Comparative Subordinate Conjunctions
Summary of Use
Conjunctions are either coordinate or subordinate
- Coordinate conjunctions connect “coordinate or similar constructions” (AG, 223a)
- Subordinate conjunctions connect a main clause with the clause it modifies (i.e. subordinates)
Comparative subordinate conjunctions are sub-class of subordinate conjunctions imply both comparison and condition between the two clauses
Comparative subordinate conjunctions may introduce indicative or subjunctive clauses, often hinged on the presence of sī near the conjunction
- ut, utī, sīcut, prout, and praeut will produce indicative clauses
- velut, velutī and ceu may produce either indicative or subjunctive clauses
- tamquam (tanquam), quasi, ut sī, ac sī and velut sī will produce subjunctive clauses
ut, utī, sīcut, or velut, just as, like
- Fātur ut fātur meus pater: He speaks just as my father speaks.
- Pugnat utī quae nihil āmittere habet: She fights like one with nothing to lose.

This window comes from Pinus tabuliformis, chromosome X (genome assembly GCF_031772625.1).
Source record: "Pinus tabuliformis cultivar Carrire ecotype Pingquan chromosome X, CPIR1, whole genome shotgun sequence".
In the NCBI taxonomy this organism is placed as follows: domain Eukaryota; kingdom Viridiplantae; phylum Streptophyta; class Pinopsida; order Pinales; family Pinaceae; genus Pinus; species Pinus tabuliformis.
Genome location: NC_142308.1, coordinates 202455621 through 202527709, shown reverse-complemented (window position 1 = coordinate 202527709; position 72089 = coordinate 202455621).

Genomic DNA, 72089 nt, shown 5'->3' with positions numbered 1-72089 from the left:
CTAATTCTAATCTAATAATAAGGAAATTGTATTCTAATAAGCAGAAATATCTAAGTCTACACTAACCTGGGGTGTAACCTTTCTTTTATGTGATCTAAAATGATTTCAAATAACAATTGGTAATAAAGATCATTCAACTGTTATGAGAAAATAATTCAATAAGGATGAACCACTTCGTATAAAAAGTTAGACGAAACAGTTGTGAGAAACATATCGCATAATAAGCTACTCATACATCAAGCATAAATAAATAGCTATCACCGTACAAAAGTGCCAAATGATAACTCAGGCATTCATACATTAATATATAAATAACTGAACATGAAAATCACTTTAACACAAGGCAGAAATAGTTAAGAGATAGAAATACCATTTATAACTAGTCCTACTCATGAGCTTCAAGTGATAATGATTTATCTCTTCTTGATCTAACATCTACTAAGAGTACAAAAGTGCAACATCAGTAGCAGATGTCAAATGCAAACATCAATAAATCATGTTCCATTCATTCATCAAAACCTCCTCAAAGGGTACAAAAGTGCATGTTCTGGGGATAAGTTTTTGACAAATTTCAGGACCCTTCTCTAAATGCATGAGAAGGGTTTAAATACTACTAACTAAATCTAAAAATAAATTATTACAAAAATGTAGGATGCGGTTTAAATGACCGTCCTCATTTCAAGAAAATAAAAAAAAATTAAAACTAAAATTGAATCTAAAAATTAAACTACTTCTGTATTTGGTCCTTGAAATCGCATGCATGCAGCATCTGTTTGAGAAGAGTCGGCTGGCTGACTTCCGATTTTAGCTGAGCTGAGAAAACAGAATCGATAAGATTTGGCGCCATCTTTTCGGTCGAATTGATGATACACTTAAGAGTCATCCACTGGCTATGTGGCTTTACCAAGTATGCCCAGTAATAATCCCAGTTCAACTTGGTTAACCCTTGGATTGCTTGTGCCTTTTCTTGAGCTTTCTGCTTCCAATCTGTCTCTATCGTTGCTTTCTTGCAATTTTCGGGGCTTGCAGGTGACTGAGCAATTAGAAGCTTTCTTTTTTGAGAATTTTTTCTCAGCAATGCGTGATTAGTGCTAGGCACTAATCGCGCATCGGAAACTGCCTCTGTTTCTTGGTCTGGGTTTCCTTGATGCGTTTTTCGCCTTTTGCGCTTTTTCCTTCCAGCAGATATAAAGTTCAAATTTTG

- Ex altā arbore cadunt sīcut sidera summō caelō: they fall from the high tree. like stars from high heaven
prout or praeut like as, exactly as
- these are more precise or emphatic than those at (2.1)
- Fātur prout fātur meus pater: He speaks just like my father speaks.
- Vidēris praeut tuus pater: You look exactly like your father.
ceu, just as, like
- a poetic variant of those at (2.1)
- tenuis fugit ceu fūmus in aurās: Fleeting, he flees as smoke in air.
tamquam (tanquam), quasi, ut sī, and velut sī, as if
- He mourns as if Asia were closed: luget tamquam clausa sit Asia
- He speaks as if he were my father: fātur quasi meus pater sit.
- She fights as if she had nothing to lose: pugnat ut sī nihil āmittere habeat.
- They dreaded his cruelty as if he were present: crūdeēlitātem horērent velut sī cōram adesset.
ac sī, exactly as if
- this is more emphatic than those at (3.1)
- You do exactly as if you had asked me: similter facis ac sī mē rogēs.
Famous Phrase: si fueris Romae, Romano vivito more; si fueris alibi, vivito sicut ibi
(if you will be at Rome, live in the Roman custom; if you will be elsewhere, live as those there)
[attributed to St. Ambrose, who received it as advice, this is the very clumsy predecessor do our own ‘when in Rome, do as the Romans do’]